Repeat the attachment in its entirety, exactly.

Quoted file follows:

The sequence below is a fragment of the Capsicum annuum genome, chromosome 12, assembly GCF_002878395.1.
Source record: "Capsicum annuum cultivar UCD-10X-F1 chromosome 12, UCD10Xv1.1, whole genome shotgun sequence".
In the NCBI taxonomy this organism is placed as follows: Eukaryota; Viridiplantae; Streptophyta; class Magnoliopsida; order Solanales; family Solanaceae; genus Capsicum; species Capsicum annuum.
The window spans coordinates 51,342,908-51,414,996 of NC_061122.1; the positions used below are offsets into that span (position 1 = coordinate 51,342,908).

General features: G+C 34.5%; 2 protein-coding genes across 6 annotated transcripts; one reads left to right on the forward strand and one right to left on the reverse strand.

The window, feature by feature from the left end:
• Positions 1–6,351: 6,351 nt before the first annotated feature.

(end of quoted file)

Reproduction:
The sequence below is a fragment of the Capsicum annuum genome, chromosome 12, assembly GCF_002878395.1.
Source record: "Capsicum annuum cultivar UCD-10X-F1 chromosome 12, UCD10Xv1.1, whole genome shotgun sequence".
In the NCBI taxonomy this organism is placed as follows: Eukaryota; Viridiplantae; Streptophyta; class Magnoliopsida; order Solanales; family Solanaceae; genus Capsicum; species Capsicum annuum.
The window spans coordinates 51,342,908-51,414,996 of NC_061122.1; the positions used below are offsets into that span (position 1 = coordinate 51,342,908).

General features: G+C 34.5%; 2 protein-coding genes across 6 annotated transcripts; one reads left to right on the forward strand and one right to left on the reverse strand.

The window, feature by feature from the left end:
• Positions 1–6,351: 6,351 nt before the first annotated feature.